Top imports of netherlands are foodstuffs: 33%, machinery: 28%, consumer goods: 14%, mineral fuels and crude petroleum:12%, transportation equipment: 12%, and clothing: 5%.

  • Foreign direct investments

FDI to and from  declined for the second consecutive year in 2002, although at 714 billion guilders, inflows were still above the 1995-1999 average.

The openness of the Dutch economy is reflected in its success in attracting foreign companies. Favorable tax treatment for profits earned by multinationals has boosted the Netherlands’ attraction as a location for foreign direct investment. Moreover, international comparisons of the major economies (by the World Competitiveness Yearbook from the International Institute for Management Development) have consistently ranked the Netherlands as one of the most attractive destinations for FDI. In 2002 FDI inflows totaled €30.8bn, a dramatic decline compared with the €56.7bn in inflows registered in 2001, but still a strong performance in view of the sharp global decline in cross border capital flows in that year. Investment initiatives have attracted a wide variety of foreign firms in recent years, including Polaroid, Esso, Dow Chemical, Fuji, Nissan, Engelhardt, Amsco, Thorn EMI and Rank Xerox. Between 1998 and 2002 FDI inflows from abroad totaled €225.5bn.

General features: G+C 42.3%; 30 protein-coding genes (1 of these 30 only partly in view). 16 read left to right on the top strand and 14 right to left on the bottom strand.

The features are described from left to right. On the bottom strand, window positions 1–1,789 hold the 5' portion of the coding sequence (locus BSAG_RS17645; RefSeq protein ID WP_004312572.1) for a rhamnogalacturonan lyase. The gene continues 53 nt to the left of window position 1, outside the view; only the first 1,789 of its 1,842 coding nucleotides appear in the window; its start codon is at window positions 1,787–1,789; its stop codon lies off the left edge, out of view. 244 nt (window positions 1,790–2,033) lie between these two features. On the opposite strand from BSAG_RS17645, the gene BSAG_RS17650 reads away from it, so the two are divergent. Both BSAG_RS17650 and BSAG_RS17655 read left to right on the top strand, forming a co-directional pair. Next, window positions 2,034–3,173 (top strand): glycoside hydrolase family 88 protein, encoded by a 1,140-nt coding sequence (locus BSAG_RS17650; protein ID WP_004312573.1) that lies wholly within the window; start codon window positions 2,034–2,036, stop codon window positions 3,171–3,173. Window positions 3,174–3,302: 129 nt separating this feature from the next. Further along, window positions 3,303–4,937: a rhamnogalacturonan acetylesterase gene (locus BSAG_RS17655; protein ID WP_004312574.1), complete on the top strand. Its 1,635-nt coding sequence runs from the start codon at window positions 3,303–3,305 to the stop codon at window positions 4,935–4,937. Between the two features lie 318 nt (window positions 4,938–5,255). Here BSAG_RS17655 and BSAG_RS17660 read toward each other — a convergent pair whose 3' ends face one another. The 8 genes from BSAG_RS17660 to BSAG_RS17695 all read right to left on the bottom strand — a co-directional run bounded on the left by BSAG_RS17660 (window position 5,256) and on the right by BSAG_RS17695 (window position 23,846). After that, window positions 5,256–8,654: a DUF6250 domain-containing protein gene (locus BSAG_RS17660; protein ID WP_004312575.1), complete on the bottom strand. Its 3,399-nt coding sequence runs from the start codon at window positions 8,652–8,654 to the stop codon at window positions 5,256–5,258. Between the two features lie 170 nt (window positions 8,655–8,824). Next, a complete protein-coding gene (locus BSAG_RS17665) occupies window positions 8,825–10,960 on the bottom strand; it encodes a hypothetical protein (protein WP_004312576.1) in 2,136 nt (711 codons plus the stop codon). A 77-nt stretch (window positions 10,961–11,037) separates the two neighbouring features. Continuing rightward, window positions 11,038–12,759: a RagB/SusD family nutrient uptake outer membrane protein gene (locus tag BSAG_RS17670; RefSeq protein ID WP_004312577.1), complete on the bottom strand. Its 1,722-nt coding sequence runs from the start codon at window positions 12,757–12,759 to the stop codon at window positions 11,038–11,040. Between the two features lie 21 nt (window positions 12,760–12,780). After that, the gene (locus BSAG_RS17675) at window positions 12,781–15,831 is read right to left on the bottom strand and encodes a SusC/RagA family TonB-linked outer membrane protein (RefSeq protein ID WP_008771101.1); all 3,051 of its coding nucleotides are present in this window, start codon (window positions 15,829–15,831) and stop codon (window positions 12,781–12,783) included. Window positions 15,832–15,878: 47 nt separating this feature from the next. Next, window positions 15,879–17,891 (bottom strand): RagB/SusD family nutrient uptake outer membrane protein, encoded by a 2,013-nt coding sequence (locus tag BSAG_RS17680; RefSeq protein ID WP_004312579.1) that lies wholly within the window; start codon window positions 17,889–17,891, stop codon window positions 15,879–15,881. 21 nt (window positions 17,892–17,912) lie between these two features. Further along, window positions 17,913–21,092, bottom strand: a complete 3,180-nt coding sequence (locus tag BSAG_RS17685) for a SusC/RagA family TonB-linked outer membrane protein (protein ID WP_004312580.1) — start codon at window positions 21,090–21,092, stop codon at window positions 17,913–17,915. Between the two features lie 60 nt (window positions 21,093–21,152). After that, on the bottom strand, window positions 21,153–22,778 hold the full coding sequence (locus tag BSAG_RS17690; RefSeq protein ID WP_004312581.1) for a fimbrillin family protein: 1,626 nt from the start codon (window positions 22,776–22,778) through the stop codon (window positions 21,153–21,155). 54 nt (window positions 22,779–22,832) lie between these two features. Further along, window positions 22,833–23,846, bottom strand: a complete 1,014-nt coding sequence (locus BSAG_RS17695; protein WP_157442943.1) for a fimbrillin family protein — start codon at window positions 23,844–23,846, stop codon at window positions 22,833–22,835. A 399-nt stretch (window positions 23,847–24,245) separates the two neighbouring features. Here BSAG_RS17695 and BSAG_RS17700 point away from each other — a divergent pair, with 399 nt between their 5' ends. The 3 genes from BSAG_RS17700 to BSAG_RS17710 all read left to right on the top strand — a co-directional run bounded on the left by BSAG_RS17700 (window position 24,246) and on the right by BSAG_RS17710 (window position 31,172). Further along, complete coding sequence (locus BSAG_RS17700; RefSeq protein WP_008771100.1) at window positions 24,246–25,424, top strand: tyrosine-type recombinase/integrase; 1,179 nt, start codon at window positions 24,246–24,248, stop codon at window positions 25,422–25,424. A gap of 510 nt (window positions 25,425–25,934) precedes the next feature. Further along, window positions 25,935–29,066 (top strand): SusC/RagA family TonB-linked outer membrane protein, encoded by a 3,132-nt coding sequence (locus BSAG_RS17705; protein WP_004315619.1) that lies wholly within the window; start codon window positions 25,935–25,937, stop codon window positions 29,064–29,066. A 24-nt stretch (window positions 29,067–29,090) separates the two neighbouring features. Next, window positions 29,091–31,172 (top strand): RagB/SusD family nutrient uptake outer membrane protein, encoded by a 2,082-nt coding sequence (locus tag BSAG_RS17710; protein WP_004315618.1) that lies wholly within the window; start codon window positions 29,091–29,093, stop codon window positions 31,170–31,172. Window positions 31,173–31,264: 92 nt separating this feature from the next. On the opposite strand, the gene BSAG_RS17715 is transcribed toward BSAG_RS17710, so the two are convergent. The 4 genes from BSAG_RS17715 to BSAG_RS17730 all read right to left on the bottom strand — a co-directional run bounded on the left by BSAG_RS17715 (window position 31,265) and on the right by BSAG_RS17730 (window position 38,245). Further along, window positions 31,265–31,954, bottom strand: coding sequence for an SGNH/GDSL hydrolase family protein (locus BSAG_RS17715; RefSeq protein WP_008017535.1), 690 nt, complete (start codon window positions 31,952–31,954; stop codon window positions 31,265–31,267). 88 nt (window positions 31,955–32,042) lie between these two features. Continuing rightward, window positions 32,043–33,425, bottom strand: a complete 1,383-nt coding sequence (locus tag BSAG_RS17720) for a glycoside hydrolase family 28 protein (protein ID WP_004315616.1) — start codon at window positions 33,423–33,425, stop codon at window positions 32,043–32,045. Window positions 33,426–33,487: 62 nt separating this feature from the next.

• Tariff policies

As an EU member, Netherlands follows the common external trade policies of EU. The EU tariffs (customs duties) policies that Netherlands applies are based on the international Harmonized System (HS) of product classification. Duty rates on manufactured goods from the U.S. generally range from five to eight percent and are usually based on the C.I.F. value of the goods at the port of entry. The C.I.F. value is the price of the goods (usually the selling price) plus packing costs, insurance, and freight charges to the port of entry. Most raw materials enter duty free or at low rates while agricultural products face higher rates and special levies.

  • Non-tariff barriers

The common external trade policy and measures of EU that Netherlands applies are various which include:

  • Import quota: for textiles, but will be cancelled in 2005.
  • Strict inspection: for agriculture products, need to be qualified by an EU member country and third country outside EU.
  • Prohibition against any form of jelly in order to protect children.